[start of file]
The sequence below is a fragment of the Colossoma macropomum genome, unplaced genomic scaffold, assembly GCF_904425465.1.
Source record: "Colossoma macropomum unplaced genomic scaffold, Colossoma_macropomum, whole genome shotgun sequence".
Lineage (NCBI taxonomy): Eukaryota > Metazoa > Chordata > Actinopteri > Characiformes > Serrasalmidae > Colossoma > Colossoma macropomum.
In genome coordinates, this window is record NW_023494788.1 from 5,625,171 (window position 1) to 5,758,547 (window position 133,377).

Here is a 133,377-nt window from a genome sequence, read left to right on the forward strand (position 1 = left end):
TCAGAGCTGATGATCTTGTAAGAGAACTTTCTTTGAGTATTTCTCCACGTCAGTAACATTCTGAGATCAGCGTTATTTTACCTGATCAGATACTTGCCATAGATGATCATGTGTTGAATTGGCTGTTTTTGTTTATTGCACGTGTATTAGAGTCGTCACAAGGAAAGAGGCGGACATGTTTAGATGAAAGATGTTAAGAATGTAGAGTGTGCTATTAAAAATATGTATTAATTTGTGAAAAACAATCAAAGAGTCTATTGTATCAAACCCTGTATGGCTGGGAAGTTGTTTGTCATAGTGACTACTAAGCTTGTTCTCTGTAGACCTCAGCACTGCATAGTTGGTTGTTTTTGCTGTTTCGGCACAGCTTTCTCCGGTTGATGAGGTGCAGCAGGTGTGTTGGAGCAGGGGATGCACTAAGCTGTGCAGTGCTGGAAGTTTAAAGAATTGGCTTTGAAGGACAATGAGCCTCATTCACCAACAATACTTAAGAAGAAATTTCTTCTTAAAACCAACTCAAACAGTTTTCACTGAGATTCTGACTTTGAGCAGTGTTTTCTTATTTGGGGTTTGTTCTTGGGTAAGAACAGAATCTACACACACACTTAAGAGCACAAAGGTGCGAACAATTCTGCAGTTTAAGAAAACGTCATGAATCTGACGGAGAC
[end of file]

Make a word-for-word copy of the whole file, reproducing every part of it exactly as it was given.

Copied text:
The sequence below is a fragment of the Colossoma macropomum genome, unplaced genomic scaffold, assembly GCF_904425465.1.
Source record: "Colossoma macropomum unplaced genomic scaffold, Colossoma_macropomum, whole genome shotgun sequence".
Lineage (NCBI taxonomy): Eukaryota > Metazoa > Chordata > Actinopteri > Characiformes > Serrasalmidae > Colossoma > Colossoma macropomum.
In genome coordinates, this window is record NW_023494788.1 from 5,625,171 (window position 1) to 5,758,547 (window position 133,377).

Here is a 133,377-nt window from a genome sequence, read left to right on the forward strand (position 1 = left end):
TCAGAGCTGATGATCTTGTAAGAGAACTTTCTTTGAGTATTTCTCCACGTCAGTAACATTCTGAGATCAGCGTTATTTTACCTGATCAGATACTTGCCATAGATGATCATGTGTTGAATTGGCTGTTTTTGTTTATTGCACGTGTATTAGAGTCGTCACAAGGAAAGAGGCGGACATGTTTAGATGAAAGATGTTAAGAATGTAGAGTGTGCTATTAAAAATATGTATTAATTTGTGAAAAACAATCAAAGAGTCTATTGTATCAAACCCTGTATGGCTGGGAAGTTGTTTGTCATAGTGACTACTAAGCTTGTTCTCTGTAGACCTCAGCACTGCATAGTTGGTTGTTTTTGCTGTTTCGGCACAGCTTTCTCCGGTTGATGAGGTGCAGCAGGTGTGTTGGAGCAGGGGATGCACTAAGCTGTGCAGTGCTGGAAGTTTAAAGAATTGGCTTTGAAGGACAATGAGCCTCATTCACCAACAATACTTAAGAAGAAATTTCTTCTTAAAACCAACTCAAACAGTTTTCACTGAGATTCTGACTTTGAGCAGTGTTTTCTTATTTGGGGTTTGTTCTTGGGTAAGAACAGAATCTACACACACACTTAAGAGCACAAAGGTGCGAACAATTCTGCAGTTTAAGAAAACGTCATGAATCTGACGGAGAC